Naturally to ignore sentence separators we would call segment_index::rule(rule_type v) with sentence_term parameter and then run the iterator.
However we would get the expected segments:
Sentence [Hello! ] Sentence [are you? ]
The reason is that "How\n" is still considered a sentence but selected by different rule.
This behavior can be changed by setting segment_index::full_select(bool) to
true. It would force iterator to join the current segment with all previous segments that may not fit the required rule.
So we add this line:
Right after "map.rule(sentence_term);" and get expected output:
Sentence [Hello! ] Sentence [How are you? ]
Sometimes it is useful to find a segment that some specific iterator is pointing on.
For example a user had clicked at specific point, we want to select a word on this location.
This function returns the iterator to the segmet such that p points to.
if the iterator lays inside the segment this segment returned. If the segment does not fit the selection rules, then the segment following requested position is returned.
The boundary_point_index is similar to segment_index in its interface but as a different role. Instead of returning text chunks (segments, it returns boundary_point object that represents a position in text - a base iterator used that is used for iteration of the source text C++ characters. The boundary_point object also provides a rule() member function that defines a rule this boundary was selected according to.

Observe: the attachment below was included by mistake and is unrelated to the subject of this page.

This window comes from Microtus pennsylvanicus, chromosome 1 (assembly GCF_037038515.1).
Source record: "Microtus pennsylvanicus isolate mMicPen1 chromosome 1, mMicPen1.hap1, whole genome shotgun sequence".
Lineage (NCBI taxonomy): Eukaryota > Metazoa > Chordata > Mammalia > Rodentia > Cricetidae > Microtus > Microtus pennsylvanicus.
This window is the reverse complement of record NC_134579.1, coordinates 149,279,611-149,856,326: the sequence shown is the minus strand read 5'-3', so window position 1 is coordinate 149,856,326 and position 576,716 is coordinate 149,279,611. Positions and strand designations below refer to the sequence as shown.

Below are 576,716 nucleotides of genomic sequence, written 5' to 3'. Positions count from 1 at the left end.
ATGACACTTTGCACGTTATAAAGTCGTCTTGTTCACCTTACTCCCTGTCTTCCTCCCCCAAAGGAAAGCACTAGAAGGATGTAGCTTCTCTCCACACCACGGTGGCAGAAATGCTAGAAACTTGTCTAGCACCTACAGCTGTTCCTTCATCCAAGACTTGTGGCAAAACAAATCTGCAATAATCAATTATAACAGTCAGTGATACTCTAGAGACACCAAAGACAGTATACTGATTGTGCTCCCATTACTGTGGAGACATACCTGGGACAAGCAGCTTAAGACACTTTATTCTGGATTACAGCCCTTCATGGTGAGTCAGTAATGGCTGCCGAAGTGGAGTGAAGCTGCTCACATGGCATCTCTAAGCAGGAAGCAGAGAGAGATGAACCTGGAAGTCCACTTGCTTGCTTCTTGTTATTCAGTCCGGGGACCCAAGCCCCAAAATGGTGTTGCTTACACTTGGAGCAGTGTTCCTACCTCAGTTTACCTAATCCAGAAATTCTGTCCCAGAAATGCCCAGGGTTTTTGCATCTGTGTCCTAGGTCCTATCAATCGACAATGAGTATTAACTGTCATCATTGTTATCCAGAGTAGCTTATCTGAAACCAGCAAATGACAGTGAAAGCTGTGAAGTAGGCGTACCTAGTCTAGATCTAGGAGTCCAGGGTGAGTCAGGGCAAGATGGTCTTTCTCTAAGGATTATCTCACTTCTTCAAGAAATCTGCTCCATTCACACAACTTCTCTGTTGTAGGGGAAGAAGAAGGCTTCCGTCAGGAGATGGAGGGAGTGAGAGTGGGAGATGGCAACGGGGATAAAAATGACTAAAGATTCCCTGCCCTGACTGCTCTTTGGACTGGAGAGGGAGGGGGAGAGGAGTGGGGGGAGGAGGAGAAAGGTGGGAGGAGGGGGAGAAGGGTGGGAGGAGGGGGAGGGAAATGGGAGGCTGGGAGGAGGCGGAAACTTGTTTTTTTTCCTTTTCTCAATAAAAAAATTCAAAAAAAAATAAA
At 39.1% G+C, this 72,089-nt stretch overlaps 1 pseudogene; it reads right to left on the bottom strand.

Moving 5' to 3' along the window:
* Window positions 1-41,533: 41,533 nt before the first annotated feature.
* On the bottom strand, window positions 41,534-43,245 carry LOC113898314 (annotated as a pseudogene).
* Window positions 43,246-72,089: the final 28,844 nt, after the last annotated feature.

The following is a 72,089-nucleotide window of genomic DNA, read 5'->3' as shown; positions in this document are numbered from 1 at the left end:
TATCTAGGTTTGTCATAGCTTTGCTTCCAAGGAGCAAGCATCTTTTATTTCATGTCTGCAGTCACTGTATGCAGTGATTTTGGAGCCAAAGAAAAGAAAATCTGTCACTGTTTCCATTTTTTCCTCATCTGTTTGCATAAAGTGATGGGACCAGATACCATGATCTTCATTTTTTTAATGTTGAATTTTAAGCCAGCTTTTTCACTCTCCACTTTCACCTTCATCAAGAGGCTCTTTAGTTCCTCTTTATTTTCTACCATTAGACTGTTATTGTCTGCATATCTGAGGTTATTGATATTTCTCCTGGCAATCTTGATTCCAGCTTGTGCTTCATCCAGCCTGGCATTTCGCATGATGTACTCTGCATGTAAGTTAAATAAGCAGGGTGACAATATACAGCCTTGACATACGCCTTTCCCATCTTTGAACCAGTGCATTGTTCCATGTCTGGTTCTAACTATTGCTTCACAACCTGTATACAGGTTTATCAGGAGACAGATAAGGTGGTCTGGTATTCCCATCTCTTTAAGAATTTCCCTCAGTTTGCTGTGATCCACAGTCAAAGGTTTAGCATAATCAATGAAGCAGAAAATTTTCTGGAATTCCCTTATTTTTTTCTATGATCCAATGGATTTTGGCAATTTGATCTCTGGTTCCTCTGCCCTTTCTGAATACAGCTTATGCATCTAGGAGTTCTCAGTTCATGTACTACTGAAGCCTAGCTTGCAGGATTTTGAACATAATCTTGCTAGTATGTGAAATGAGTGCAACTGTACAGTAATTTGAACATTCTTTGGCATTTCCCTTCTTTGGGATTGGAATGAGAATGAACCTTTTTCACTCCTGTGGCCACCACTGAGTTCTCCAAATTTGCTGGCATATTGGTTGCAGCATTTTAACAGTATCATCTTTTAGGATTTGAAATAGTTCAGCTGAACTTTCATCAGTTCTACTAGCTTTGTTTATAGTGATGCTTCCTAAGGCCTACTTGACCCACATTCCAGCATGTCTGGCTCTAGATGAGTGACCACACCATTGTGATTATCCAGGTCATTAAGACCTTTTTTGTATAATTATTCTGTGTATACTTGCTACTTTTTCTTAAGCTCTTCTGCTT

Lets see an example of selecting first two sentences from a text:
First two sentences are: First sentence. Second sentence!
Lets change an example above a little:
If we run our program as is on the sample above we would get:
First two sentences are: First sentence. Second
Which is not something that we really expected. As the "Second\n" is considered an independent sentence that was separated by a line separator "Line Feed".
However, we can set set a rule sentence_term and the iterator would use only boundary points that are created by a sentence terminators like ".!?".
So by adding:
Right after the generation of the index we would get the desired output:
First two sentences are: First sentence. Second sentence!
You can also use boundary_point::rule() member function to learn about the reason this boundary point was created by comparing it with an appropriate mask.
Would give the following output:
There is a sentence terminator: [First sentence. |Second sentence! Third one?] There is a sentence separator: [First sentence. Second |sentence! Third one?] There is a sentence terminator: [First sentence. Second sentence! |Third one?] There is a sentence terminator: [First sentence. Second sentence! Third one?|]
Sometimes it is useful to find a specific boundary point according to given iterator.
It would return an iterator to a boundary point on p's location or at the location following it if p does not point to appropriate position.
For example, for word boundary analysis:
For example if we want to select 6 words around specific boundary point we can use following code:
That would print:
be or not to be, that